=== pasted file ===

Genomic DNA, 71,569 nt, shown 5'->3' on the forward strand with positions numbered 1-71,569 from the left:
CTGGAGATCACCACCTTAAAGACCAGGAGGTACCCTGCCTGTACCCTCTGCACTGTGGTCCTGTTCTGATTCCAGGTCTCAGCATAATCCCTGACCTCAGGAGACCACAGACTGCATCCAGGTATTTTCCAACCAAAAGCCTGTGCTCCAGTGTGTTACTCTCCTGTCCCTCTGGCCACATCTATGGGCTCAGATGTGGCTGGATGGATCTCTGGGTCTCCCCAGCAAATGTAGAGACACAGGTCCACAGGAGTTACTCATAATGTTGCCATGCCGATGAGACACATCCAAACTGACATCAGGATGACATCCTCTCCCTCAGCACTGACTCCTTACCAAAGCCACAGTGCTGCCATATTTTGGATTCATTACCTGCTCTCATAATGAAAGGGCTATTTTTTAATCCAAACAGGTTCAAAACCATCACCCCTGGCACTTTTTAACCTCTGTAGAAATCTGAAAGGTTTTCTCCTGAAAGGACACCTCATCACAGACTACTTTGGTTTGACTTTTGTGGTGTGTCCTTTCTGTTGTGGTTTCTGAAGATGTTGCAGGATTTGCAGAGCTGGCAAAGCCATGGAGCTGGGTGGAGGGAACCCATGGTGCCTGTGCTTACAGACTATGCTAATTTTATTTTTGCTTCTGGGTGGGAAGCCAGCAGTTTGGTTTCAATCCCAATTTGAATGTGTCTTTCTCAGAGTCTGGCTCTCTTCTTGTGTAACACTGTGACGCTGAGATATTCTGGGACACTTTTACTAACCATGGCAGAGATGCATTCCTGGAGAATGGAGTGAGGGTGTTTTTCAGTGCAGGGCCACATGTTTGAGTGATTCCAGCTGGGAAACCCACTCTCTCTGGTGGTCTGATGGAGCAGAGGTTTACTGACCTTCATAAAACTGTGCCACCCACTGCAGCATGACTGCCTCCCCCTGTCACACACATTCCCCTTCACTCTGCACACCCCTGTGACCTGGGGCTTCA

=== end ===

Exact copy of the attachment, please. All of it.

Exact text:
Genomic DNA, 71,569 nt, shown 5'->3' on the forward strand with positions numbered 1-71,569 from the left:
CTGGAGATCACCACCTTAAAGACCAGGAGGTACCCTGCCTGTACCCTCTGCACTGTGGTCCTGTTCTGATTCCAGGTCTCAGCATAATCCCTGACCTCAGGAGACCACAGACTGCATCCAGGTATTTTCCAACCAAAAGCCTGTGCTCCAGTGTGTTACTCTCCTGTCCCTCTGGCCACATCTATGGGCTCAGATGTGGCTGGATGGATCTCTGGGTCTCCCCAGCAAATGTAGAGACACAGGTCCACAGGAGTTACTCATAATGTTGCCATGCCGATGAGACACATCCAAACTGACATCAGGATGACATCCTCTCCCTCAGCACTGACTCCTTACCAAAGCCACAGTGCTGCCATATTTTGGATTCATTACCTGCTCTCATAATGAAAGGGCTATTTTTTAATCCAAACAGGTTCAAAACCATCACCCCTGGCACTTTTTAACCTCTGTAGAAATCTGAAAGGTTTTCTCCTGAAAGGACACCTCATCACAGACTACTTTGGTTTGACTTTTGTGGTGTGTCCTTTCTGTTGTGGTTTCTGAAGATGTTGCAGGATTTGCAGAGCTGGCAAAGCCATGGAGCTGGGTGGAGGGAACCCATGGTGCCTGTGCTTACAGACTATGCTAATTTTATTTTTGCTTCTGGGTGGGAAGCCAGCAGTTTGGTTTCAATCCCAATTTGAATGTGTCTTTCTCAGAGTCTGGCTCTCTTCTTGTGTAACACTGTGACGCTGAGATATTCTGGGACACTTTTACTAACCATGGCAGAGATGCATTCCTGGAGAATGGAGTGAGGGTGTTTTTCAGTGCAGGGCCACATGTTTGAGTGATTCCAGCTGGGAAACCCACTCTCTCTGGTGGTCTGATGGAGCAGAGGTTTACTGACCTTCATAAAACTGTGCCACCCACTGCAGCATGACTGCCTCCCCCTGTCACACACATTCCCCTTCACTCTGCACACCCCTGTGACCTGGGGCTTCA